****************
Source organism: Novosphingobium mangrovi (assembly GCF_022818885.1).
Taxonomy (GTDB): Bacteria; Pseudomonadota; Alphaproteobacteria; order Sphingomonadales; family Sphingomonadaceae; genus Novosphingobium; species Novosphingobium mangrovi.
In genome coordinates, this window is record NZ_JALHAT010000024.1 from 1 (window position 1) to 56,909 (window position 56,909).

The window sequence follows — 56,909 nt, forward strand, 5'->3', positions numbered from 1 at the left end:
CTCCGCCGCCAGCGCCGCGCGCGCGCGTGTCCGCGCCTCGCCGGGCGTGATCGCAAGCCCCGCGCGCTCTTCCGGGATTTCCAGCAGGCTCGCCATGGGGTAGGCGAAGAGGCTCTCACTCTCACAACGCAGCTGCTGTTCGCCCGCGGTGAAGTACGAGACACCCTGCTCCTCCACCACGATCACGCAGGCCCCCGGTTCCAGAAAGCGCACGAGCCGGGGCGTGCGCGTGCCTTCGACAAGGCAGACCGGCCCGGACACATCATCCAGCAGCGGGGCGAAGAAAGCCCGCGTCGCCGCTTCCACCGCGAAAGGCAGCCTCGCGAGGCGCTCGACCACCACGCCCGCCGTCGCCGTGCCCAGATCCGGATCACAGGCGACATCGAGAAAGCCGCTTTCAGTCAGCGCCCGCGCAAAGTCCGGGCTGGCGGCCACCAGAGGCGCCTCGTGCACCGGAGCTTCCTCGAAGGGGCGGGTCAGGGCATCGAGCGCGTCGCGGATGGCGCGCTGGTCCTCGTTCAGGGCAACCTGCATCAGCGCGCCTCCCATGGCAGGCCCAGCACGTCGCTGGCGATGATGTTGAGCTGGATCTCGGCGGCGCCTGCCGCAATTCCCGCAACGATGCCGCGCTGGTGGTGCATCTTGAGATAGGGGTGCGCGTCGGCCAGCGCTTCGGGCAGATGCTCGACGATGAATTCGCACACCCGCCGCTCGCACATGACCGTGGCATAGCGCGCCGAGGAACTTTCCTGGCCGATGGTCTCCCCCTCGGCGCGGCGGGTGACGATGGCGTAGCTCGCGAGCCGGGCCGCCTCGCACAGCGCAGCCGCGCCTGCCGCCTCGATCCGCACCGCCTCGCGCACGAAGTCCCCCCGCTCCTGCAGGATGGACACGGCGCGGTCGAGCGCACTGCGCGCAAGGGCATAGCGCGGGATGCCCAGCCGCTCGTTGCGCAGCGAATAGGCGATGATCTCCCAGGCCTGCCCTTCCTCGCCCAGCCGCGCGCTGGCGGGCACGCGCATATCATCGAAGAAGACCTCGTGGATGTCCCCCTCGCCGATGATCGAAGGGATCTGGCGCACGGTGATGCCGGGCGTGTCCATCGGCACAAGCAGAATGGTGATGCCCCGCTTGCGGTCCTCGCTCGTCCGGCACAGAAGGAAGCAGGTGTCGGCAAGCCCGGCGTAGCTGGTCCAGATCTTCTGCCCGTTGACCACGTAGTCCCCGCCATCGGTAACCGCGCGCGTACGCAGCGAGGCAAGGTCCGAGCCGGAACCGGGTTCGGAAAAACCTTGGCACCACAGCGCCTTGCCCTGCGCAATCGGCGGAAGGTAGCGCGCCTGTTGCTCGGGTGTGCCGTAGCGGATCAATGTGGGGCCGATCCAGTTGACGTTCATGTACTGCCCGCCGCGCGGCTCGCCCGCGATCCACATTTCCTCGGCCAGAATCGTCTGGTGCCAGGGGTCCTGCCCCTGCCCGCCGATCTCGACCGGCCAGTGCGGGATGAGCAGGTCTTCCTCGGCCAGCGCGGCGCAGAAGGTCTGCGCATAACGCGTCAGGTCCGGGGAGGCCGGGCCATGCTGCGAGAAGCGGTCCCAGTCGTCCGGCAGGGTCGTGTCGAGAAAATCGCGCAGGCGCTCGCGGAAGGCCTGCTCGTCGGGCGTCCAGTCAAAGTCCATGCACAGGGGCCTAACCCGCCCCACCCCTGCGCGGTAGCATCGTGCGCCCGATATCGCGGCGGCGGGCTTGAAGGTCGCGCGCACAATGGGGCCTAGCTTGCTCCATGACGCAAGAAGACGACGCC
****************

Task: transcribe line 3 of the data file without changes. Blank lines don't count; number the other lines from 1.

In genome coordinates, this window is record NZ_JALHAT010000024.1 from 1 (window position 1) to 56,909 (window position 56,909).